BACK BAY AMATEUR ASTRONOMERS


"Bringing Astronomy to the People of Hampton Roads"

BACK BAY AMATEUR ASTRONOMERS

"Bringing Astronomy to the People of Hampton Roads"

BACK BAY AMATEUR ASTRONOMERS


"Bringing Astronomy to the People of Hampton Roads"

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Welcome to the BBAA website

We are a group of dedicated amateur astronomers drawn together by a common interest in astronomy. Our club was founded on December 14, 1978 by members dedicated to promoting amateur astronomy.

We invite you to come to our any of our free monthly events to take a look through our telescopes and learn more about the night sky.

The BBAA is an active member society of the Astronomical League, a part of the Night Sky Network, and a member of the Virginia Association of Astronomical Societies (VAAS). We are also active on social media. Please visit our social media pages on BBAA Yahoo Group, BBAA Facebook Group, BBAA Twitter page, BBAA Facebook page and Instagram to stay up to date with our club's latest activities.

Clear skies

Masks and social distancing are required at any of the limited events that BBAA is holding..

NASA Astronomy Picture of the Day

(APOD)

Click on the picture to open the APOD website for a higher resolution image with a description of the photo

What's Happening This Month

All events marked with * below are free, kid friendly, and open to the public. Events marked with a $ have a small fee required by the event organizer.

** Until further notice social distancing and the wearing of a mask at all BBAA events is required. Due to the COVID-19 virus any BBAA event may be canceled at anytime.

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New Moon

The Moon will located on the same side of the Earth as the Sun and will not be visible in the night sky. This phase occurs at 19:08 UTC. This is the best time of the month to observe faint objects such as galaxies and star clusters because there is no moonlight to interfere.

Photo Credit: Wikipedia

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Conjunction of Venus and Jupiter

"The conjunction of Venus and Jupiter will be visible in the eastern sky immediately before sunrise. Venus is the second-closest planet to the sun, and its orbit is inside that of Earth’s, so it can be seen only near sunrise or sunset. Those hoping to view the planetary flirtation will have to awaken early and look to the east about a half-hour before sunrise. The pair of planets will barely be scraping above the horizon, meaning a view unobstructed by trees, hills or buildings is necessary. Jupiter will appear above and to the left, with Venus flanking it a touch below and to the right.

Photo Credit: Wikipedia

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Mars Rover Perseverance Watch Party

Night Sky Network and NASA.gov will cover the Entry, Descent, and Landing of the Mara 2020 Perseverance Rover. Detailed info including links for the watch party about the Mars 2020 Perseverance Rover from NASA https://mars.nasa.gov/mars2020/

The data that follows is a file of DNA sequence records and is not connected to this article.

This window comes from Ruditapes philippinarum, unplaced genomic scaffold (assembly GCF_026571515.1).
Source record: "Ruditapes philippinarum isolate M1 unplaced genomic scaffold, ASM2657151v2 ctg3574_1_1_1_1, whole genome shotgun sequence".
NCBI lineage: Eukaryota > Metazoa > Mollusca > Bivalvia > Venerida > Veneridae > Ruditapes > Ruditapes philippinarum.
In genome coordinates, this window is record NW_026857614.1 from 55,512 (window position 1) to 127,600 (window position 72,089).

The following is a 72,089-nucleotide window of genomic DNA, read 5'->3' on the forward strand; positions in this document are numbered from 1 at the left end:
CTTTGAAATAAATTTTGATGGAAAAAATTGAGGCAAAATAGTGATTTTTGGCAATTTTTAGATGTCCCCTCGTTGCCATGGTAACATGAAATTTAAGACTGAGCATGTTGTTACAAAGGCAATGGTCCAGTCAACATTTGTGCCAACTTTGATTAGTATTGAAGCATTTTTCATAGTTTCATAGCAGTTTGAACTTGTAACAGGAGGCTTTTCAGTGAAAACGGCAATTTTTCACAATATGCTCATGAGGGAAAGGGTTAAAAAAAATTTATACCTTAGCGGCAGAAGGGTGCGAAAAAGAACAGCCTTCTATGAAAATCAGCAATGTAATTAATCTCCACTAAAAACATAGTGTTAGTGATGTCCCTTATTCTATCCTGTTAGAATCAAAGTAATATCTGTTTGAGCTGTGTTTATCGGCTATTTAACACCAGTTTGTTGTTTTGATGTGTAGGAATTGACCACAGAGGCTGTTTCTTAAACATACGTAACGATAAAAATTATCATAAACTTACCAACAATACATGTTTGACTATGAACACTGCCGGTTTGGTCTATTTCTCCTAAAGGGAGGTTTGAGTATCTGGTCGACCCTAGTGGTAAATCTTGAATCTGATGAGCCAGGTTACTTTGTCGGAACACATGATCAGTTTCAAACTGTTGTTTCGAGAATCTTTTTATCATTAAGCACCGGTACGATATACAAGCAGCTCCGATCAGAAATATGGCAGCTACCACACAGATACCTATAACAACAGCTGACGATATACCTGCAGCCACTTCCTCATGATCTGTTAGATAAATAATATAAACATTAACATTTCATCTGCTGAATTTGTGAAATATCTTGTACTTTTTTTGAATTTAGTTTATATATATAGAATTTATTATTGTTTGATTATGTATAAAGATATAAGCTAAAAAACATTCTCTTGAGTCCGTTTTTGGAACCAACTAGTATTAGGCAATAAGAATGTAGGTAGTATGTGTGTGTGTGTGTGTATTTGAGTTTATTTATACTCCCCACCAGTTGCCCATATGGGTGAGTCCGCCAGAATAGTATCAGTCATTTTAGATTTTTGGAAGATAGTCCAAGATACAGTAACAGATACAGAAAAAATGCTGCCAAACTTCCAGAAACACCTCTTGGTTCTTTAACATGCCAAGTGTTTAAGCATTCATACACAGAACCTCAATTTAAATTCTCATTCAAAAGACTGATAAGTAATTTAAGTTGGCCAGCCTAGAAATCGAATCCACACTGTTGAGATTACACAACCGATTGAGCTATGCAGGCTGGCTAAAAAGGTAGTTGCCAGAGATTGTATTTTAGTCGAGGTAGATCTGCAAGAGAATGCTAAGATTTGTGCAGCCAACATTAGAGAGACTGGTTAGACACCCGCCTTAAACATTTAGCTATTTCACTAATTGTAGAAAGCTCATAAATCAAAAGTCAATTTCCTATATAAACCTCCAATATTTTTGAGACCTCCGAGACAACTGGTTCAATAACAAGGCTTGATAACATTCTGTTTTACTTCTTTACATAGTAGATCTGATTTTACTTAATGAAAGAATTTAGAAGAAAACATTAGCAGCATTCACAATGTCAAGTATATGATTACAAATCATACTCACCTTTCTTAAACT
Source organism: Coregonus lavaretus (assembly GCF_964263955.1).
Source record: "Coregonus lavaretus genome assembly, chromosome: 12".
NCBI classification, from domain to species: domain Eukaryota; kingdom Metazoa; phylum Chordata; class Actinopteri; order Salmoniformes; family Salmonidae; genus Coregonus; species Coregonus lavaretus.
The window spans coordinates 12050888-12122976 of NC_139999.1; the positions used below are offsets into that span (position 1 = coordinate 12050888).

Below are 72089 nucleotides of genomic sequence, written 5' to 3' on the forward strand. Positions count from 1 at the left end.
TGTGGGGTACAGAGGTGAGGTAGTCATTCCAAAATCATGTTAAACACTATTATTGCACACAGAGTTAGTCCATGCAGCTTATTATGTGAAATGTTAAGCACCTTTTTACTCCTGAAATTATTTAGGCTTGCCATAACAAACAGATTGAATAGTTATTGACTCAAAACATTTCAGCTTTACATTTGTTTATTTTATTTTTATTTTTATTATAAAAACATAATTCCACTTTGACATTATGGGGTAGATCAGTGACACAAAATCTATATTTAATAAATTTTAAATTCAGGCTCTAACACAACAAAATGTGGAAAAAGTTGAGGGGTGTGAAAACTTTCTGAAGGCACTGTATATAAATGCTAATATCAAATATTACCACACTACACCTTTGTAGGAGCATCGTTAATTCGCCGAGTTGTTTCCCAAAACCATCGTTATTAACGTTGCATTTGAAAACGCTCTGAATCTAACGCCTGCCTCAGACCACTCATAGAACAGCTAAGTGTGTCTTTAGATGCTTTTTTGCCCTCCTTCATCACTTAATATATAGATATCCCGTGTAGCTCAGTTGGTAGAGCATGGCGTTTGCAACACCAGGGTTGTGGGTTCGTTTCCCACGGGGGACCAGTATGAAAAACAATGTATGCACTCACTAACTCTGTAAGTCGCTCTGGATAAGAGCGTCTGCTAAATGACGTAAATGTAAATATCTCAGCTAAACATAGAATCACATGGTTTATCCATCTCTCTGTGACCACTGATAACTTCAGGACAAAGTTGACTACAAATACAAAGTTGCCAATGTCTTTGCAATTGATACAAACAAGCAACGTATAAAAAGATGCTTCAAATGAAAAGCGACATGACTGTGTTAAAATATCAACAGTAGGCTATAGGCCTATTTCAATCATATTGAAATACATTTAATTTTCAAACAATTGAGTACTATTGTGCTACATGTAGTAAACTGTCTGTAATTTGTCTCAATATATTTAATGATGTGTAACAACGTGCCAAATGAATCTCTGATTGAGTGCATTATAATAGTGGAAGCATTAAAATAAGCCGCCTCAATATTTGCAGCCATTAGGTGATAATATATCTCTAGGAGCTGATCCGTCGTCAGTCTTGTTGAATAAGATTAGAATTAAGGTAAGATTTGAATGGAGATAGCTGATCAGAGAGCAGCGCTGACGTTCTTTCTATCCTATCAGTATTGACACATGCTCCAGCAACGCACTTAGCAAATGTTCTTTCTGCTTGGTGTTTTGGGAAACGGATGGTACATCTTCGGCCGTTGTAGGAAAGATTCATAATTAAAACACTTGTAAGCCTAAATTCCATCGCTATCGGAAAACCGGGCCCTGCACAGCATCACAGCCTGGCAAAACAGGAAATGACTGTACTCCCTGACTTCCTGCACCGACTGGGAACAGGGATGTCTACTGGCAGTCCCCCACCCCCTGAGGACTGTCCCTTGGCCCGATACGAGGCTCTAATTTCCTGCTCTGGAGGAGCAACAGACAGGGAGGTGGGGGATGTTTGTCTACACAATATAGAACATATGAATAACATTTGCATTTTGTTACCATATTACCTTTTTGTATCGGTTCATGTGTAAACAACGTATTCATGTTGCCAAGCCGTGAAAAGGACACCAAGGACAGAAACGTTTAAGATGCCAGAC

Photo Credit: NASA

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Full Moon

"The Moon will be located on the opposite side of the Earth as the Sun and its face will be will be fully illuminated. This phase occurs at 08:19 UTC. This full moon was known by early Native American tribes as the Snow Moon because the heaviest snows usually fell during this time of the year. Since hunting is difficult, this moon has also been known by some tribes as the Hunger Moon, since the harsh weather made hunting difficult.

Photo Credit: Wikipedia

In the BBAA In the Sky
FEBRUARY 4: BBAA Meeting (Virtual) FEBRUARY 11: New Moon
FEBRUARY 6: Skywatch FEBRUARY 11: Conjunction of Venus and Jupiter
FEBRUARY 27: Saturday "SUN" Day FEBRUARY 18: Mars Rover Perseverance Watch Party
FEBRUARY 27: Full Moon

If you're planning to attend an event, please see our Event Information page. There you will find useful information about BBAA events and links for directions to our observing sites. Please also take the time to read our expected event etiquette for all attendees.

To see event details on the Night Sky Network head over to our club's Calendar page and click on the event you want more details about.

For more information on what's happening in the sky this week, see Sky & Telescope's "This Week's Sky at a Glance" page.

Jupiter Asteroid Impact Detection Project

Our club is helping assist with this project. You do NOT have to be a member of our club to participate. If you are interested in contributing please see our Jupiter Asteroid Impact Detection Project page.

Benito Loyola's GIF animation of an imaging run from 2019-05-28-0145 to 2019-05-28-0516 GMT of Jupiter and its moons.

Observing Programs

BBAA club members dues pay for Astronomical League (AL) membership. This membership allows our club members to participate in the many Astronomical League observing programs. The AL programs are designed to provide a direction for your observations and to provide a goal. The programs have awards and pins to recognize the observers’ accomplishments and for demonstrating their observing skills with a variety of instruments and objects. The BBAA was responsible for creating the Astronomical League's Planetary Nebula Program. A detailed history of the programs inception is available on our page. For further information on observing programs, see our Observing Programs page or the Astronomical League's official page.

Planetary Nebula Program

Lapel pin awarded for completion of the Planetary Nebula Program

Current Solar System Configuration

This interactive 3D model shows the today's configuration of the major bodies of the Solar System along their orbits.

BBAA Contact Info

Have questions? Drop us a note!

BBAA, PO Box 9877, Virginia Beach, VA 23450-9877

Information email contacts all club officers

Email info (at) backbayastro (dot) org

BBAA Twitter Feed